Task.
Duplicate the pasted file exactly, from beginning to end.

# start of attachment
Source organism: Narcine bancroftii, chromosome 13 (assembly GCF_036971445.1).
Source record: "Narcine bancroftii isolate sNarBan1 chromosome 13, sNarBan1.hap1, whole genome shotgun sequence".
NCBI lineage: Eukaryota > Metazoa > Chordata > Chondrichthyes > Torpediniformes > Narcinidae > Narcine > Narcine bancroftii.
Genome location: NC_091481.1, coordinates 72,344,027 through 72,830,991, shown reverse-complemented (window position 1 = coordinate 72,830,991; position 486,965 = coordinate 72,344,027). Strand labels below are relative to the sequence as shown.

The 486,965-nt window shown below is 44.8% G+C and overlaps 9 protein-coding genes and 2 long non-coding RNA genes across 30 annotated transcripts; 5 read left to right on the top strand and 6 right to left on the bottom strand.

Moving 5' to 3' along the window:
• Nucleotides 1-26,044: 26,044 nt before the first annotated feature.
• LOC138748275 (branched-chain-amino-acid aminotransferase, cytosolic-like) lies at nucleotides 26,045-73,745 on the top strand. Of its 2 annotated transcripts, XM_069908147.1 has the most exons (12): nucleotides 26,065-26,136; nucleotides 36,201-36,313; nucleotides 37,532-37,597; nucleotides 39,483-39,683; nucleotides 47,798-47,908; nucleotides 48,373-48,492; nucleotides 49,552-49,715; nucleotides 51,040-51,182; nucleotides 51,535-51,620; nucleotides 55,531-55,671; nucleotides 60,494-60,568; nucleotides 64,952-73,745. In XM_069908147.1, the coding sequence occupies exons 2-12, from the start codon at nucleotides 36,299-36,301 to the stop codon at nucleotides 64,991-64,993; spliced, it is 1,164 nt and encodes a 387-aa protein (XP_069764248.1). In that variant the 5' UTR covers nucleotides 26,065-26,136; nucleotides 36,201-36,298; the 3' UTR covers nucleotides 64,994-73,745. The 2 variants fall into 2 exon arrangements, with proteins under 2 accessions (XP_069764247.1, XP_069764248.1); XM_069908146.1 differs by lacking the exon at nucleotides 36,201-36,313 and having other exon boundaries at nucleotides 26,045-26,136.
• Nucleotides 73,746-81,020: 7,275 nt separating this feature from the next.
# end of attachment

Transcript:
Source organism: Narcine bancroftii, chromosome 13 (assembly GCF_036971445.1).
Source record: "Narcine bancroftii isolate sNarBan1 chromosome 13, sNarBan1.hap1, whole genome shotgun sequence".
NCBI lineage: Eukaryota > Metazoa > Chordata > Chondrichthyes > Torpediniformes > Narcinidae > Narcine > Narcine bancroftii.
Genome location: NC_091481.1, coordinates 72,344,027 through 72,830,991, shown reverse-complemented (window position 1 = coordinate 72,830,991; position 486,965 = coordinate 72,344,027). Strand labels below are relative to the sequence as shown.

The 486,965-nt window shown below is 44.8% G+C and overlaps 9 protein-coding genes and 2 long non-coding RNA genes across 30 annotated transcripts; 5 read left to right on the top strand and 6 right to left on the bottom strand.

Moving 5' to 3' along the window:
• Nucleotides 1-26,044: 26,044 nt before the first annotated feature.
• LOC138748275 (branched-chain-amino-acid aminotransferase, cytosolic-like) lies at nucleotides 26,045-73,745 on the top strand. Of its 2 annotated transcripts, XM_069908147.1 has the most exons (12): nucleotides 26,065-26,136; nucleotides 36,201-36,313; nucleotides 37,532-37,597; nucleotides 39,483-39,683; nucleotides 47,798-47,908; nucleotides 48,373-48,492; nucleotides 49,552-49,715; nucleotides 51,040-51,182; nucleotides 51,535-51,620; nucleotides 55,531-55,671; nucleotides 60,494-60,568; nucleotides 64,952-73,745. In XM_069908147.1, the coding sequence occupies exons 2-12, from the start codon at nucleotides 36,299-36,301 to the stop codon at nucleotides 64,991-64,993; spliced, it is 1,164 nt and encodes a 387-aa protein (XP_069764248.1). In that variant the 5' UTR covers nucleotides 26,065-26,136; nucleotides 36,201-36,298; the 3' UTR covers nucleotides 64,994-73,745. The 2 variants fall into 2 exon arrangements, with proteins under 2 accessions (XP_069764247.1, XP_069764248.1); XM_069908146.1 differs by lacking the exon at nucleotides 36,201-36,313 and having other exon boundaries at nucleotides 26,045-26,136.
• Nucleotides 73,746-81,020: 7,275 nt separating this feature from the next.